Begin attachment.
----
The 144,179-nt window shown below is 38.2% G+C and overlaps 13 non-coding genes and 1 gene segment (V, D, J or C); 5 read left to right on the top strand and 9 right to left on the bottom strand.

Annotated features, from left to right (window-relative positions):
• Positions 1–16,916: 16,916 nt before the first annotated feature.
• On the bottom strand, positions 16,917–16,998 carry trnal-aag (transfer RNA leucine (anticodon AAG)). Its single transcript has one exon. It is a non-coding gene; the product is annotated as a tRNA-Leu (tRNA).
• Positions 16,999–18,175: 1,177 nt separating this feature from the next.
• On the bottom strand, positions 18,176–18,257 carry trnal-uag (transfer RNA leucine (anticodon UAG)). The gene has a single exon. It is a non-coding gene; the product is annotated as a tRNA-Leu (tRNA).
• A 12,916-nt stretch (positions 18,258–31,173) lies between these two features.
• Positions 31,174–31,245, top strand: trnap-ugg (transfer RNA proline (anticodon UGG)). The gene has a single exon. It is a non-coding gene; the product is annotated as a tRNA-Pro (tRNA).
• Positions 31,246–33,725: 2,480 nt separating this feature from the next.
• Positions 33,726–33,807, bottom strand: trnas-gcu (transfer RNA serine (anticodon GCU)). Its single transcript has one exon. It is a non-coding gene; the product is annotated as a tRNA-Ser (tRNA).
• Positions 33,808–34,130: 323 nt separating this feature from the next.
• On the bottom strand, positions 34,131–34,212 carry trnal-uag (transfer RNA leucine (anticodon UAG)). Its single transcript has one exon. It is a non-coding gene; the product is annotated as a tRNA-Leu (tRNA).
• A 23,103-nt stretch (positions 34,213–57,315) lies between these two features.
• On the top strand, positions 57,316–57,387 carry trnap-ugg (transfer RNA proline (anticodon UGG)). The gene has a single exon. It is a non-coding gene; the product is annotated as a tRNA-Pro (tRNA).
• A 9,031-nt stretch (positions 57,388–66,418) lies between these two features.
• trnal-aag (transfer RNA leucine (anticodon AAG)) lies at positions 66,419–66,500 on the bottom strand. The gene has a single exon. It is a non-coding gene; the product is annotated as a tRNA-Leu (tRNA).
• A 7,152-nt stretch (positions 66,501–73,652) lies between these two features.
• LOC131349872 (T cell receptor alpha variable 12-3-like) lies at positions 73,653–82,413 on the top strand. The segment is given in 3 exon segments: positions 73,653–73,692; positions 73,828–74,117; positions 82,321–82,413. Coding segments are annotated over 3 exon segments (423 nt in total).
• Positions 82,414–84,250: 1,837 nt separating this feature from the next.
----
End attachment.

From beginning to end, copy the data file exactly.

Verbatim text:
The 144,179-nt window shown below is 38.2% G+C and overlaps 13 non-coding genes and 1 gene segment (V, D, J or C); 5 read left to right on the top strand and 9 right to left on the bottom strand.

Annotated features, from left to right (window-relative positions):
• Positions 1–16,916: 16,916 nt before the first annotated feature.
• On the bottom strand, positions 16,917–16,998 carry trnal-aag (transfer RNA leucine (anticodon AAG)). Its single transcript has one exon. It is a non-coding gene; the product is annotated as a tRNA-Leu (tRNA).
• Positions 16,999–18,175: 1,177 nt separating this feature from the next.
• On the bottom strand, positions 18,176–18,257 carry trnal-uag (transfer RNA leucine (anticodon UAG)). The gene has a single exon. It is a non-coding gene; the product is annotated as a tRNA-Leu (tRNA).
• A 12,916-nt stretch (positions 18,258–31,173) lies between these two features.
• Positions 31,174–31,245, top strand: trnap-ugg (transfer RNA proline (anticodon UGG)). The gene has a single exon. It is a non-coding gene; the product is annotated as a tRNA-Pro (tRNA).
• Positions 31,246–33,725: 2,480 nt separating this feature from the next.
• Positions 33,726–33,807, bottom strand: trnas-gcu (transfer RNA serine (anticodon GCU)). Its single transcript has one exon. It is a non-coding gene; the product is annotated as a tRNA-Ser (tRNA).
• Positions 33,808–34,130: 323 nt separating this feature from the next.
• On the bottom strand, positions 34,131–34,212 carry trnal-uag (transfer RNA leucine (anticodon UAG)). Its single transcript has one exon. It is a non-coding gene; the product is annotated as a tRNA-Leu (tRNA).
• A 23,103-nt stretch (positions 34,213–57,315) lies between these two features.
• On the top strand, positions 57,316–57,387 carry trnap-ugg (transfer RNA proline (anticodon UGG)). The gene has a single exon. It is a non-coding gene; the product is annotated as a tRNA-Pro (tRNA).
• A 9,031-nt stretch (positions 57,388–66,418) lies between these two features.
• trnal-aag (transfer RNA leucine (anticodon AAG)) lies at positions 66,419–66,500 on the bottom strand. The gene has a single exon. It is a non-coding gene; the product is annotated as a tRNA-Leu (tRNA).
• A 7,152-nt stretch (positions 66,501–73,652) lies between these two features.
• LOC131349872 (T cell receptor alpha variable 12-3-like) lies at positions 73,653–82,413 on the top strand. The segment is given in 3 exon segments: positions 73,653–73,692; positions 73,828–74,117; positions 82,321–82,413. Coding segments are annotated over 3 exon segments (423 nt in total).
• Positions 82,414–84,250: 1,837 nt separating this feature from the next.